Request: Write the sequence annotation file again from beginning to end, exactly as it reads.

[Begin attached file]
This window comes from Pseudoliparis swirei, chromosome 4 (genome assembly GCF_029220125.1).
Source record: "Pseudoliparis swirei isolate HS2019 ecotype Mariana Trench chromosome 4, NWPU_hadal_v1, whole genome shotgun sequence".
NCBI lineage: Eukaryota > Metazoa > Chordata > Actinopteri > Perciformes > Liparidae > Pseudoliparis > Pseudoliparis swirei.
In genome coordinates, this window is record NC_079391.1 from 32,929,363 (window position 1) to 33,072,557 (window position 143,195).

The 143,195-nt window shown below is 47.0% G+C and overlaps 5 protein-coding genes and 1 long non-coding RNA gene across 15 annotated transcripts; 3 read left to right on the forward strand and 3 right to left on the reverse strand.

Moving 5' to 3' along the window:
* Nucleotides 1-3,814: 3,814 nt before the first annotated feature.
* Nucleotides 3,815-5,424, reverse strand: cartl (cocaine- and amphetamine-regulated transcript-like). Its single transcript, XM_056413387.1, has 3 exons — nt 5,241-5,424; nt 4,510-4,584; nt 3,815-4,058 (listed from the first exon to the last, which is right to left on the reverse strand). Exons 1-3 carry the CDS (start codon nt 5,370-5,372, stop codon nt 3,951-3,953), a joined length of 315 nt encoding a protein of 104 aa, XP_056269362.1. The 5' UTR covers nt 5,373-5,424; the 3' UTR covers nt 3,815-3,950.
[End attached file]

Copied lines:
This window comes from Pseudoliparis swirei, chromosome 4 (genome assembly GCF_029220125.1).
Source record: "Pseudoliparis swirei isolate HS2019 ecotype Mariana Trench chromosome 4, NWPU_hadal_v1, whole genome shotgun sequence".
NCBI lineage: Eukaryota > Metazoa > Chordata > Actinopteri > Perciformes > Liparidae > Pseudoliparis > Pseudoliparis swirei.
In genome coordinates, this window is record NC_079391.1 from 32,929,363 (window position 1) to 33,072,557 (window position 143,195).

The 143,195-nt window shown below is 47.0% G+C and overlaps 5 protein-coding genes and 1 long non-coding RNA gene across 15 annotated transcripts; 3 read left to right on the forward strand and 3 right to left on the reverse strand.

Moving 5' to 3' along the window:
* Nucleotides 1-3,814: 3,814 nt before the first annotated feature.
* Nucleotides 3,815-5,424, reverse strand: cartl (cocaine- and amphetamine-regulated transcript-like). Its single transcript, XM_056413387.1, has 3 exons — nt 5,241-5,424; nt 4,510-4,584; nt 3,815-4,058 (listed from the first exon to the last, which is right to left on the reverse strand). Exons 1-3 carry the CDS (start codon nt 5,370-5,372, stop codon nt 3,951-3,953), a joined length of 315 nt encoding a protein of 104 aa, XP_056269362.1. The 5' UTR covers nt 5,373-5,424; the 3' UTR covers nt 3,815-3,950.